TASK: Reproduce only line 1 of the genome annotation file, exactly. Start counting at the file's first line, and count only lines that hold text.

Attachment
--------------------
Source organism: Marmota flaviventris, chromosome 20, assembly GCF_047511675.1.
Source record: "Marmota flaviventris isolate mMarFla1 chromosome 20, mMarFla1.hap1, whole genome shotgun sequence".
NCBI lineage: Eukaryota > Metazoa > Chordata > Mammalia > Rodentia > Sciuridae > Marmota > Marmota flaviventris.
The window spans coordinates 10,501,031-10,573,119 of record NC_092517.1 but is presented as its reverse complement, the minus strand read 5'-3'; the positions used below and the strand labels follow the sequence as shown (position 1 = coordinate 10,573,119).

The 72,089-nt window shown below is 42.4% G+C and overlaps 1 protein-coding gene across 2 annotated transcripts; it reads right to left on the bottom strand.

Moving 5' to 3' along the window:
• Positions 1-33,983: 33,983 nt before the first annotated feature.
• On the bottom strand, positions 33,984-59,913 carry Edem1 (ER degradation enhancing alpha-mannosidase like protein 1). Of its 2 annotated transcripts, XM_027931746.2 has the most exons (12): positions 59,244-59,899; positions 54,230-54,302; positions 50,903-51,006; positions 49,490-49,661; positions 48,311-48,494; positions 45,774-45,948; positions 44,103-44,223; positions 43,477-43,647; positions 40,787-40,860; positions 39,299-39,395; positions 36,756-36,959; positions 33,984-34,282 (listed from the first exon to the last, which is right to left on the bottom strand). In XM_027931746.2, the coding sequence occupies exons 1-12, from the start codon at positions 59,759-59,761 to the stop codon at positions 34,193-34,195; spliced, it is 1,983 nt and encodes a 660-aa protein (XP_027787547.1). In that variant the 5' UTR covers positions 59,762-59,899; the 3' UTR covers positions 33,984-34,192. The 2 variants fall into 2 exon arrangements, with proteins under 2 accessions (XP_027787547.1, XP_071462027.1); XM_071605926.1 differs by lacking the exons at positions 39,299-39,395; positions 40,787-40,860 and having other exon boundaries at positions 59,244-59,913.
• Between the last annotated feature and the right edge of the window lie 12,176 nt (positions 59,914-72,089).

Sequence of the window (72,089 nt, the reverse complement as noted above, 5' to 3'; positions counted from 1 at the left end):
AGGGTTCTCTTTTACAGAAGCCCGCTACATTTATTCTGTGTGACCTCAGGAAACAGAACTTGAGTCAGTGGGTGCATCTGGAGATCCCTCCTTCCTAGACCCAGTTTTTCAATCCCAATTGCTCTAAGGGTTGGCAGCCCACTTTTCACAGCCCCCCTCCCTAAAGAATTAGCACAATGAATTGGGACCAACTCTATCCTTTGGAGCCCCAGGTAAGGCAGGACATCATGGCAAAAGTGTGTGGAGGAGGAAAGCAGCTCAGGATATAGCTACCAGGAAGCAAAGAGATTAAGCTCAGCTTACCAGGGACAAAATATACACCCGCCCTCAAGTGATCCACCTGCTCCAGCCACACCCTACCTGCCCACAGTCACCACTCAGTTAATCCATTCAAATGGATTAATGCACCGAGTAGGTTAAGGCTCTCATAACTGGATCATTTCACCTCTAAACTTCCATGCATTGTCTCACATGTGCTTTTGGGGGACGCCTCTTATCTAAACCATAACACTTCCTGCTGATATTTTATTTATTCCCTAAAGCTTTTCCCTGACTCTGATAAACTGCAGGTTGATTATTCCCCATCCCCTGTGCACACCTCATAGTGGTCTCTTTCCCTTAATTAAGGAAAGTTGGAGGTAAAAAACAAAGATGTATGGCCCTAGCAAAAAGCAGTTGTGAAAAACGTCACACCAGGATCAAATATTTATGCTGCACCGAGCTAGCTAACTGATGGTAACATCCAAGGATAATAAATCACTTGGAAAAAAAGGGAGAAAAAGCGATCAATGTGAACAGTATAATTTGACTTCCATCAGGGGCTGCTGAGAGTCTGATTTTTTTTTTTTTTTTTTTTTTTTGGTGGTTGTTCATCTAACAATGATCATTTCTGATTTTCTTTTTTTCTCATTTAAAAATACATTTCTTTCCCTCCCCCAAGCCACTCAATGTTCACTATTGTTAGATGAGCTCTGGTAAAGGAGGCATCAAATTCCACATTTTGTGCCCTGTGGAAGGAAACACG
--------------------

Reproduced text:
Source organism: Marmota flaviventris, chromosome 20, assembly GCF_047511675.1.